Picking the Right Nursery

I know it’s hard to believe but soon enough it will be summer and millions of little ones will be starting nursery for the 1st time or Preschool, or Kindergarten .

That means as parents you now have the tough job of picking one for them. Not quite as easy as you think. I mean do you no know what to look for?, what to ask? , understand the lingo ?. It’s not something many parents have an understanding off I mean why would you it could be 20-30 years since you were in one .

That is why I’m writing this blog to help you through this stressful experience which should be a special moment. But why me ?

I worked in nursery education for several years before becoming a chaperone for children on TV. I trained in early years education gaining my HNC and NC in this . So hopefully I can pass some of my experiences onto you to help you make a decision and of course I have just got Thea accepted into our 1st choice nursery.

Being Dyslexic I can ramble on and not always get to the point so for this blog I’m going for bullet points with a brief explanation if needed.

1) what do you want ?. Do you want want a term term nursery, do you want extended hrs, do you want a local nursery, or a nursery that teaches a specific type of learning. Whatever you want please let the nursery know l,ask them or be forward and tell them this about your and children needs.

2) Listen to advice from family and friends but please don’t take this as gospel as everybody has different needs. Don’t feel pressured into sending your child somewhere just because a friend or family member goes there.

3) Preparation people check reviews out of nurseries again you will some brill and some not so. Just keep an eye out for same positives or criticisms as if they are all saying same just like any reviews there maybe some truths in it.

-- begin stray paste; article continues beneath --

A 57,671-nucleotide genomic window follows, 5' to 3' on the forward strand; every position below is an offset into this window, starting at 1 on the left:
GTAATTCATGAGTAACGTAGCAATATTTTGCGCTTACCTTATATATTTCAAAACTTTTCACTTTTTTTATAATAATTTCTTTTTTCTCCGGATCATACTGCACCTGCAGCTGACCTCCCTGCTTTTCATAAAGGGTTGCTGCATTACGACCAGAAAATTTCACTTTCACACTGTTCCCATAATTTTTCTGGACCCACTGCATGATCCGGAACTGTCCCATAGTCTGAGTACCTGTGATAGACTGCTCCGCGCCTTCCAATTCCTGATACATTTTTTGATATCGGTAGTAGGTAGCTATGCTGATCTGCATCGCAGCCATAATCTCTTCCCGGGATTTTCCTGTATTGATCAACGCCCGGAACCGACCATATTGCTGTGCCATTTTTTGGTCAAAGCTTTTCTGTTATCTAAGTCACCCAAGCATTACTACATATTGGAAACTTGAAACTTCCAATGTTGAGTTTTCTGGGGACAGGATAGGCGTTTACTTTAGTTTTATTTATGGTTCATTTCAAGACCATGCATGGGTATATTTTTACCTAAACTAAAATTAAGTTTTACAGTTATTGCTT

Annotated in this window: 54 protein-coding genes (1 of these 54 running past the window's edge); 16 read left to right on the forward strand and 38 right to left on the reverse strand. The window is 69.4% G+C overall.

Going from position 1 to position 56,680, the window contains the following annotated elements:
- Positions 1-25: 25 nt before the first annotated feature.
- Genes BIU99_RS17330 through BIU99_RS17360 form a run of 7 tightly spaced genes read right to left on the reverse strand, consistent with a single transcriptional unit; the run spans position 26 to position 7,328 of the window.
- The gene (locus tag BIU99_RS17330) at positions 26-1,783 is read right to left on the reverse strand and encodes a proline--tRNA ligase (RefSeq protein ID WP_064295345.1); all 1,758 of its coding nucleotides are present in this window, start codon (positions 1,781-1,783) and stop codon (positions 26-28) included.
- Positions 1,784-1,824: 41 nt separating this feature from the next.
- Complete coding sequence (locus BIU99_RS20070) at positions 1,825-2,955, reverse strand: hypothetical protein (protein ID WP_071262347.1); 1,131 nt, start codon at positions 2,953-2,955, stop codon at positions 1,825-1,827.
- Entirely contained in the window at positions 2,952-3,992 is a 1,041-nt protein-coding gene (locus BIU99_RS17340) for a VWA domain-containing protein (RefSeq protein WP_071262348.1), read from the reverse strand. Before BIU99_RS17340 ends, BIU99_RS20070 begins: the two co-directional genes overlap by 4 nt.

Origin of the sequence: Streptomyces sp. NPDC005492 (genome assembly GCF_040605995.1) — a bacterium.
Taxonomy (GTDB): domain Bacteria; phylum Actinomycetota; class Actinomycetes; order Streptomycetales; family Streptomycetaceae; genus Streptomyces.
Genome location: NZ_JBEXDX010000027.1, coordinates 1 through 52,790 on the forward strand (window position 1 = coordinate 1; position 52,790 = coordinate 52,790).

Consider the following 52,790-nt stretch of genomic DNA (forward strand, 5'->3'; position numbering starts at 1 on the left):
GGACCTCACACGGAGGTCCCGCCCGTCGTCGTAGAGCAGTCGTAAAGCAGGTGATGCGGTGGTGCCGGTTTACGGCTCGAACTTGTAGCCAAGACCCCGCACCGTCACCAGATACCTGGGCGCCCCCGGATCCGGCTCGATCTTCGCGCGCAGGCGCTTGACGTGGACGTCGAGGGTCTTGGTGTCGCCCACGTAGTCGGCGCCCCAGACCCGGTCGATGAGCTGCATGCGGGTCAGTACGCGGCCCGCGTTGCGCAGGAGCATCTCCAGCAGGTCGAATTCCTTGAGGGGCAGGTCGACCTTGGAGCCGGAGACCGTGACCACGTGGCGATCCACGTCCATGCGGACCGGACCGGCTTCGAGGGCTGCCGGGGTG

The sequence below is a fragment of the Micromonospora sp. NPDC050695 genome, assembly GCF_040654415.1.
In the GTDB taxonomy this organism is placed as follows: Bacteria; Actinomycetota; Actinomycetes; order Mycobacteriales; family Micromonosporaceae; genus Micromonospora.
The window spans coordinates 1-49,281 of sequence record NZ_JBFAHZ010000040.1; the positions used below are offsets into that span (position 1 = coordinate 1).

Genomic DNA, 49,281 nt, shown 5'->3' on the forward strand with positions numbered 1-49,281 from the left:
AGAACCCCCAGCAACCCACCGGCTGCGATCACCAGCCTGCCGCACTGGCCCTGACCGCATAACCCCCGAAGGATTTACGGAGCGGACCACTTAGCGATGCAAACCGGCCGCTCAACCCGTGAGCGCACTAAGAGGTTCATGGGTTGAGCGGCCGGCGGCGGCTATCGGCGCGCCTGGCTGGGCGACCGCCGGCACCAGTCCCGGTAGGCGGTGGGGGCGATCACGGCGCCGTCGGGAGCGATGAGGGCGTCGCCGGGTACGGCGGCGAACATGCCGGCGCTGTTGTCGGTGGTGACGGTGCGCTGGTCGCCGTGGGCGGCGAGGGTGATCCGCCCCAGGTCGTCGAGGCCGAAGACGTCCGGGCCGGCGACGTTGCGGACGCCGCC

4) Check the official reports on Ofstead and The Care Inspectorate to see your nurseries grades. Right I’m going to be honest here. I’m not 100% on these reports. Why ? For nurseries 3 years + it’s an inspection every 3 years and for under 3 it’s 2 years and there has been issues in the past that settings can get good scores but that may not be the case everyday in the setting.

5) Talk to your children find out their interests find out how the nursery can develop those interests. Every child is an individual as how they will cater for their individual needs.

6) A nursery tour you will everything good about the nursery it maybe the nursery is a business. Don’t ever be afraid to ask any questions you want to walk away with a clear mind.

7) This is one I picked up from fellow parents. Watch how the nursery workers interact with your child. Are they interacting or are they just selling the nursery to you. Which maybe great but you are not spending up 11hrs in the place

8) Extra curricular activities examples football, french, drama, art classes, music to name a few sound awesome and if free great. But if they cost this can cost a small fortune again just ask the price , we picked a nursery that doesn’t have extras like this.

9) Finally my best advice You will know when you know. I know how vague but after talking to parents about this, this is the feedback I got. If you have a bad feeling don’t just go it will be alright check more nurseries or go back and ask questions. At some point you will find a nursery and it will feel welcoming , warm ,fun and meet all your needs at this point you have found your nursery.